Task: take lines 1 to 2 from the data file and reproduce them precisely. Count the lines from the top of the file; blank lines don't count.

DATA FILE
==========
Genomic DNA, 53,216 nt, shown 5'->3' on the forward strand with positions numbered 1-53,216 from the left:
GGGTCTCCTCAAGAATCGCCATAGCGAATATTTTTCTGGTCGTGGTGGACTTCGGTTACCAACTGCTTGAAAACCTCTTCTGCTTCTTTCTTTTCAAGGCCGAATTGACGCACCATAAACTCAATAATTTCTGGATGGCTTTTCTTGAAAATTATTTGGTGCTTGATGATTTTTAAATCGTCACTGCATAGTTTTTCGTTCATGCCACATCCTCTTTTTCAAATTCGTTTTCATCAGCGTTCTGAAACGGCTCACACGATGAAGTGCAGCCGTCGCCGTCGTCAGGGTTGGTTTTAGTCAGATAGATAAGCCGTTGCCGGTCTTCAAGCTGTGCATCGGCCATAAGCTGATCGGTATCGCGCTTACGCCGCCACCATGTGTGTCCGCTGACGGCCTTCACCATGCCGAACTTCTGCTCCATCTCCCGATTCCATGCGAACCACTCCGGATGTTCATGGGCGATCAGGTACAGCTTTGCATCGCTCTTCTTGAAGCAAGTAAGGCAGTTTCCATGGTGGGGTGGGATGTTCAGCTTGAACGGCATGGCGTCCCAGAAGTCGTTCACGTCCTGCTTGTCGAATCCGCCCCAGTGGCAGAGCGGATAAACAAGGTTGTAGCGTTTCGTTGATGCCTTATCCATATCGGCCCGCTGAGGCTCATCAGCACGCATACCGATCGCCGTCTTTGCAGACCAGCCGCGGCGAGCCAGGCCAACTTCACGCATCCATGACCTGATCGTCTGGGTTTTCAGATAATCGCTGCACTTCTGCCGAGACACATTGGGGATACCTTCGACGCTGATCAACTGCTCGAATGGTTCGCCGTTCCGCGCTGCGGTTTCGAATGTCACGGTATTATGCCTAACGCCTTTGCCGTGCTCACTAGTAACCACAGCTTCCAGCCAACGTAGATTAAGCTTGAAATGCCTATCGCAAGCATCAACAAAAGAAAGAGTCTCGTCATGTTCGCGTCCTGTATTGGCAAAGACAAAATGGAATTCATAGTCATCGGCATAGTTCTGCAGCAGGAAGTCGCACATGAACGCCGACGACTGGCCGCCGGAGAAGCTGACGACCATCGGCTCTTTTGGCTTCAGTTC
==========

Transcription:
Genomic DNA, 53,216 nt, shown 5'->3' on the forward strand with positions numbered 1-53,216 from the left:
GGGTCTCCTCAAGAATCGCCATAGCGAATATTTTTCTGGTCGTGGTGGACTTCGGTTACCAACTGCTTGAAAACCTCTTCTGCTTCTTTCTTTTCAAGGCCGAATTGACGCACCATAAACTCAATAATTTCTGGATGGCTTTTCTTGAAAATTATTTGGTGCTTGATGATTTTTAAATCGTCACTGCATAGTTTTTCGTTCATGCCACATCCTCTTTTTCAAATTCGTTTTCATCAGCGTTCTGAAACGGCTCACACGATGAAGTGCAGCCGTCGCCGTCGTCAGGGTTGGTTTTAGTCAGATAGATAAGCCGTTGCCGGTCTTCAAGCTGTGCATCGGCCATAAGCTGATCGGTATCGCGCTTACGCCGCCACCATGTGTGTCCGCTGACGGCCTTCACCATGCCGAACTTCTGCTCCATCTCCCGATTCCATGCGAACCACTCCGGATGTTCATGGGCGATCAGGTACAGCTTTGCATCGCTCTTCTTGAAGCAAGTAAGGCAGTTTCCATGGTGGGGTGGGATGTTCAGCTTGAACGGCATGGCGTCCCAGAAGTCGTTCACGTCCTGCTTGTCGAATCCGCCCCAGTGGCAGAGCGGATAAACAAGGTTGTAGCGTTTCGTTGATGCCTTATCCATATCGGCCCGCTGAGGCTCATCAGCACGCATACCGATCGCCGTCTTTGCAGACCAGCCGCGGCGAGCCAGGCCAACTTCACGCATCCATGACCTGATCGTCTGGGTTTTCAGATAATCGCTGCACTTCTGCCGAGACACATTGGGGATACCTTCGACGCTGATCAACTGCTCGAATGGTTCGCCGTTCCGCGCTGCGGTTTCGAATGTCACGGTATTATGCCTAACGCCTTTGCCGTGCTCACTAGTAACCACAGCTTCCAGCCAACGTAGATTAAGCTTGAAATGCCTATCGCAAGCATCAACAAAAGAAAGAGTCTCGTCATGTTCGCGTCCTGTATTGGCAAAGACAAAATGGAATTCATAGTCATCGGCATAGTTCTGCAGCAGGAAGTCGCACATGAACGCCGACGACTGGCCGCCGGAGAAGCTGACGACCATCGGCTCTTTTGGCTTCAGTTC